Understanding finance

Profits Warnings

Theo Wyld, Research Analyst

There is much speculation surrounding the ‘science’ of profit warnings, their predictability and recurrence in particular. The best publicised being the fabled wisdom that they come in threes. However, on closer inspection this statement, and many others that seem widely accepted amongst investors, does not appear to be the case.

The first piece of research on this subject I encountered was a webinar by Ed Croft, one of the co-founders of Stockopedia. This study looked at circa 250 stocks who had warned on profits in the last decade or so and looked carefully at their performance in the run up to and following their warnings.

A particular result that caught my attention was that in 63.7% of cases there were no subsequent warnings in the 18 months following the original warning. In only 4.9% of cases did the warnings come in threes – a far cry from the touted ‘fact’.

This was just one of a number of interesting conclusions from the study, but I wanted to see these results for myself. So, myself and a colleague dug up the names of a selection of large UK Plc’s whose profit warnings had made the tabloid headlines since 2007, totalling roughly 140. Having cleaned the data, we performed our own analysis on the performance. Our findings were remarkably consistent to that of Ed Croft; in 73% of cases there were no subsequent warnings in the following 18 months.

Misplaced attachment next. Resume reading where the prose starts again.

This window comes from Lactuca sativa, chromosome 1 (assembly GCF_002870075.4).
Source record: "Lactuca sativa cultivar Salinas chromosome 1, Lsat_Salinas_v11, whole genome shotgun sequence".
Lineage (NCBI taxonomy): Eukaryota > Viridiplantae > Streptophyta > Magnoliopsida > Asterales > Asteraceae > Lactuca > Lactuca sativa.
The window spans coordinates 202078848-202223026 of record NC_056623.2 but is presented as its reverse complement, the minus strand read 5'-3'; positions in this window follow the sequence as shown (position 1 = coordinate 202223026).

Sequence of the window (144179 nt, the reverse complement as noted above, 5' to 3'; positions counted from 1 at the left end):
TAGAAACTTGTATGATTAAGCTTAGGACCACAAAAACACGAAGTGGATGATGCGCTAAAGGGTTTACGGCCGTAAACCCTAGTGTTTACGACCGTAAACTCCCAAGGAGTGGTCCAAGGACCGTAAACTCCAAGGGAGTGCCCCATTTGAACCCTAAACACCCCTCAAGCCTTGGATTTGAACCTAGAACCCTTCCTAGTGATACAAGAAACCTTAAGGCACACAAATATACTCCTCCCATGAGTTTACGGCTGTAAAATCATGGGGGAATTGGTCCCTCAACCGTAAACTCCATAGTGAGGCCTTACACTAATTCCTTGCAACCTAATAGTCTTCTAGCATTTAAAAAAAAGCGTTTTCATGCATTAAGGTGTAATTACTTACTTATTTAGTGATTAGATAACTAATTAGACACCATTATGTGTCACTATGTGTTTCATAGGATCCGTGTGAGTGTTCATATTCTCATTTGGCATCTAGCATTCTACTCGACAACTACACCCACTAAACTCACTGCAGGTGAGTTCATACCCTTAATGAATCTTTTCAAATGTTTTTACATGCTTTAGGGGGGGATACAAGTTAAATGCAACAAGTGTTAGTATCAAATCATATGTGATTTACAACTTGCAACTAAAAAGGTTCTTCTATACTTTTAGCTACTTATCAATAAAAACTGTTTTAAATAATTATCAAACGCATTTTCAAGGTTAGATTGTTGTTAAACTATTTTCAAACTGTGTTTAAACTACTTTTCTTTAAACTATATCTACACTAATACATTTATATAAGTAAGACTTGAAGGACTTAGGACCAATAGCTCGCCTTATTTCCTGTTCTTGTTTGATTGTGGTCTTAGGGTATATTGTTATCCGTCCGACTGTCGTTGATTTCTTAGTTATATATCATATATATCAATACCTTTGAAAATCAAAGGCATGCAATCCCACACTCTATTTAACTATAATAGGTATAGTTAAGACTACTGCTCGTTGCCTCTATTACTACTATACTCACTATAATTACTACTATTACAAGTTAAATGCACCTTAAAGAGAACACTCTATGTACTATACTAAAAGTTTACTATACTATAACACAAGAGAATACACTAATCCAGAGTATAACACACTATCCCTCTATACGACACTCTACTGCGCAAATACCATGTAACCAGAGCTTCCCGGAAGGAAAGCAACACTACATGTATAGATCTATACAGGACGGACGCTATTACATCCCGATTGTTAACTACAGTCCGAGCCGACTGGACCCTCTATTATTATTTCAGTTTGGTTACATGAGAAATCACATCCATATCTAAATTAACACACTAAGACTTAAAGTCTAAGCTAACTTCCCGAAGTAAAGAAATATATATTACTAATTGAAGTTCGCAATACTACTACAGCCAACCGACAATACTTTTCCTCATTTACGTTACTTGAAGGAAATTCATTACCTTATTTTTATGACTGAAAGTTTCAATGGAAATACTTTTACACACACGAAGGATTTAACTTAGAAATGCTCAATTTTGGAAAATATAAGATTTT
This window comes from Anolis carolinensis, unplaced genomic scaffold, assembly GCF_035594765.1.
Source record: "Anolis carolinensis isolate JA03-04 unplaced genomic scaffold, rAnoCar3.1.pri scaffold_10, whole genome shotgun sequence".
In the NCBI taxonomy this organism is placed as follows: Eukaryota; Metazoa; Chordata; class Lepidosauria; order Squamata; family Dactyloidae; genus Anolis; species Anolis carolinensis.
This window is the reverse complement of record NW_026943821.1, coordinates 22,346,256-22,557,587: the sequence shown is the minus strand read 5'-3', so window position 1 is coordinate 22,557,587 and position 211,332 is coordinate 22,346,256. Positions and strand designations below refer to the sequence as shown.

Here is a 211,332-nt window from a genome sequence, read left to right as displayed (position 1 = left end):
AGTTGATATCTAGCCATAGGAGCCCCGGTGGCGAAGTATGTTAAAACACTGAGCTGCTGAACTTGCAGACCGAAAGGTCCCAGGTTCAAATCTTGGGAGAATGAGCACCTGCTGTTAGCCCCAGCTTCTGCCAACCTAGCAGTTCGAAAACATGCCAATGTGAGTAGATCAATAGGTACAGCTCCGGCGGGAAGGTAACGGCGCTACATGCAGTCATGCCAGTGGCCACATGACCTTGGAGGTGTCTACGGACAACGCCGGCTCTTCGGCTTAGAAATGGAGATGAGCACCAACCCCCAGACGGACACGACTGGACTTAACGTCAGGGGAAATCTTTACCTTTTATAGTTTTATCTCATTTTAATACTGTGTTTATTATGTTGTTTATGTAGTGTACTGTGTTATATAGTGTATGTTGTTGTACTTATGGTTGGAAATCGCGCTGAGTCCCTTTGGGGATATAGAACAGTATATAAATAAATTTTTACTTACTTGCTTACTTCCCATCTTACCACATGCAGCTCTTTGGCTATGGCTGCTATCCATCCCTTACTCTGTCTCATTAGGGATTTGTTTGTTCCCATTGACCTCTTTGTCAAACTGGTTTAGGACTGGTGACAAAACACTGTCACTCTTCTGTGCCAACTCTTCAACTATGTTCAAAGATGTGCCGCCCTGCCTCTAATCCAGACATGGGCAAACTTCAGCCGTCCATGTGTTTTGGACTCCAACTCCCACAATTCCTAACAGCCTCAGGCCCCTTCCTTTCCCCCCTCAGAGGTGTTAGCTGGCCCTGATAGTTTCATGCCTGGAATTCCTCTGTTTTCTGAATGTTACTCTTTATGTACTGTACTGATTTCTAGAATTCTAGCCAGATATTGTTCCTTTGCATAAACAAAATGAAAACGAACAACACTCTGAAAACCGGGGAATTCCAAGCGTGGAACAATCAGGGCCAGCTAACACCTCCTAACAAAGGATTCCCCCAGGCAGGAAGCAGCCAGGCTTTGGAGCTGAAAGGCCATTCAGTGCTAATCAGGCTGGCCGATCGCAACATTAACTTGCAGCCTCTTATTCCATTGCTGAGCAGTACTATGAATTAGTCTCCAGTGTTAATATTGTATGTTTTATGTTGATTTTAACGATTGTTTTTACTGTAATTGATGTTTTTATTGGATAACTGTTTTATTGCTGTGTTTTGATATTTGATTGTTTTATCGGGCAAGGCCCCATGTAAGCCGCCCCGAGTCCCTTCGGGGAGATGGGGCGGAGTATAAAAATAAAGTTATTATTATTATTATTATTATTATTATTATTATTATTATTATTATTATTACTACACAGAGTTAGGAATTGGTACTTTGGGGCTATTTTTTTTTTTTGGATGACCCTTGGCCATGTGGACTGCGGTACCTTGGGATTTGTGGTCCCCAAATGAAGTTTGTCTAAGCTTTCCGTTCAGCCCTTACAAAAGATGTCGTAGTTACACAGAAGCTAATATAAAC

A second notable finding was that an overwhelming majority of stocks that warn underperform the market for the 18 months following. This, too, resembled the Stockopedia data closely. Leading on from this, we found that the odds of the company going bust was twice as high as that of being bought out in the same period.

My three main takeaways, which may not match those of all investment managers, are summarised below:

  • Profit warnings do not often come in threes (it is much more likely to be the only warning in an 18 month period)
  • Sell immediately following a warning (they tend to underperform the wider market for at least 18 months)
  • Do not wait for a bid (it is more likely the company will go into administration)

There will of course be exceptions, but our study is just one of many that have reached similar conclusions. But, most importantly, don’t take market myths as any more than just that; myths.

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